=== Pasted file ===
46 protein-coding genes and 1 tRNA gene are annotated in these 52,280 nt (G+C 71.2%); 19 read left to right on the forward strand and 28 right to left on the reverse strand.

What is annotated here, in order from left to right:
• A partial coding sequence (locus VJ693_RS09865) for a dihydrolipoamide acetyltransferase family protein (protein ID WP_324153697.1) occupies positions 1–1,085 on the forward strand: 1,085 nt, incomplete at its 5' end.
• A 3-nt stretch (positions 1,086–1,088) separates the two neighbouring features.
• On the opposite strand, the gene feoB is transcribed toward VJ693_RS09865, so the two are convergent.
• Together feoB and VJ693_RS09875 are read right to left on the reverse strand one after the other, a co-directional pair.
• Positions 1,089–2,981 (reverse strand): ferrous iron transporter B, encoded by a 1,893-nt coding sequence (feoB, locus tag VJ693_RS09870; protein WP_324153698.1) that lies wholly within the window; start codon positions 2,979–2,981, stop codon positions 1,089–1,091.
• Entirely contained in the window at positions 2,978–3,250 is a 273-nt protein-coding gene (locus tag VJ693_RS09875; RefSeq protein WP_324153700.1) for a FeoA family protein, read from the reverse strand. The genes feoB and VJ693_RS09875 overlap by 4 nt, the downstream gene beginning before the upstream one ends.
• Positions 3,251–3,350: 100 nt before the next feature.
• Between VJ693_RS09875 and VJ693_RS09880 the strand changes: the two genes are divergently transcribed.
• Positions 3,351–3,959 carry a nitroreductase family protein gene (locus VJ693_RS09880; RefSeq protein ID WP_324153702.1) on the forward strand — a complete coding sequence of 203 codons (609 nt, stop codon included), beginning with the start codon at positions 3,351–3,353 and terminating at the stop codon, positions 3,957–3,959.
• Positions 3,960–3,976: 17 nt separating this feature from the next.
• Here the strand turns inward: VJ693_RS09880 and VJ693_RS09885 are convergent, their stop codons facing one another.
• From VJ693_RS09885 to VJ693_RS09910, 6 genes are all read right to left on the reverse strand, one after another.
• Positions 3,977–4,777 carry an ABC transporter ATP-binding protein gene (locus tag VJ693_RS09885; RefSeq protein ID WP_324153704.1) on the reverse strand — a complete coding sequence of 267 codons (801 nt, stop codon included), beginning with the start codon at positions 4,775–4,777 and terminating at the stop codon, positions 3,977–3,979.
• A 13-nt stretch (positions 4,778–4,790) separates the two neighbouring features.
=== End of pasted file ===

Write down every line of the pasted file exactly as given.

46 protein-coding genes and 1 tRNA gene are annotated in these 52,280 nt (G+C 71.2%); 19 read left to right on the forward strand and 28 right to left on the reverse strand.

What is annotated here, in order from left to right:
• A partial coding sequence (locus VJ693_RS09865) for a dihydrolipoamide acetyltransferase family protein (protein ID WP_324153697.1) occupies positions 1–1,085 on the forward strand: 1,085 nt, incomplete at its 5' end.
• A 3-nt stretch (positions 1,086–1,088) separates the two neighbouring features.
• On the opposite strand, the gene feoB is transcribed toward VJ693_RS09865, so the two are convergent.
• Together feoB and VJ693_RS09875 are read right to left on the reverse strand one after the other, a co-directional pair.
• Positions 1,089–2,981 (reverse strand): ferrous iron transporter B, encoded by a 1,893-nt coding sequence (feoB, locus tag VJ693_RS09870; protein WP_324153698.1) that lies wholly within the window; start codon positions 2,979–2,981, stop codon positions 1,089–1,091.
• Entirely contained in the window at positions 2,978–3,250 is a 273-nt protein-coding gene (locus tag VJ693_RS09875; RefSeq protein WP_324153700.1) for a FeoA family protein, read from the reverse strand. The genes feoB and VJ693_RS09875 overlap by 4 nt, the downstream gene beginning before the upstream one ends.
• Positions 3,251–3,350: 100 nt before the next feature.
• Between VJ693_RS09875 and VJ693_RS09880 the strand changes: the two genes are divergently transcribed.
• Positions 3,351–3,959 carry a nitroreductase family protein gene (locus VJ693_RS09880; RefSeq protein ID WP_324153702.1) on the forward strand — a complete coding sequence of 203 codons (609 nt, stop codon included), beginning with the start codon at positions 3,351–3,353 and terminating at the stop codon, positions 3,957–3,959.
• Positions 3,960–3,976: 17 nt separating this feature from the next.
• Here the strand turns inward: VJ693_RS09880 and VJ693_RS09885 are convergent, their stop codons facing one another.
• From VJ693_RS09885 to VJ693_RS09910, 6 genes are all read right to left on the reverse strand, one after another.
• Positions 3,977–4,777 carry an ABC transporter ATP-binding protein gene (locus tag VJ693_RS09885; RefSeq protein ID WP_324153704.1) on the reverse strand — a complete coding sequence of 267 codons (801 nt, stop codon included), beginning with the start codon at positions 4,775–4,777 and terminating at the stop codon, positions 3,977–3,979.
• A 13-nt stretch (positions 4,778–4,790) separates the two neighbouring features.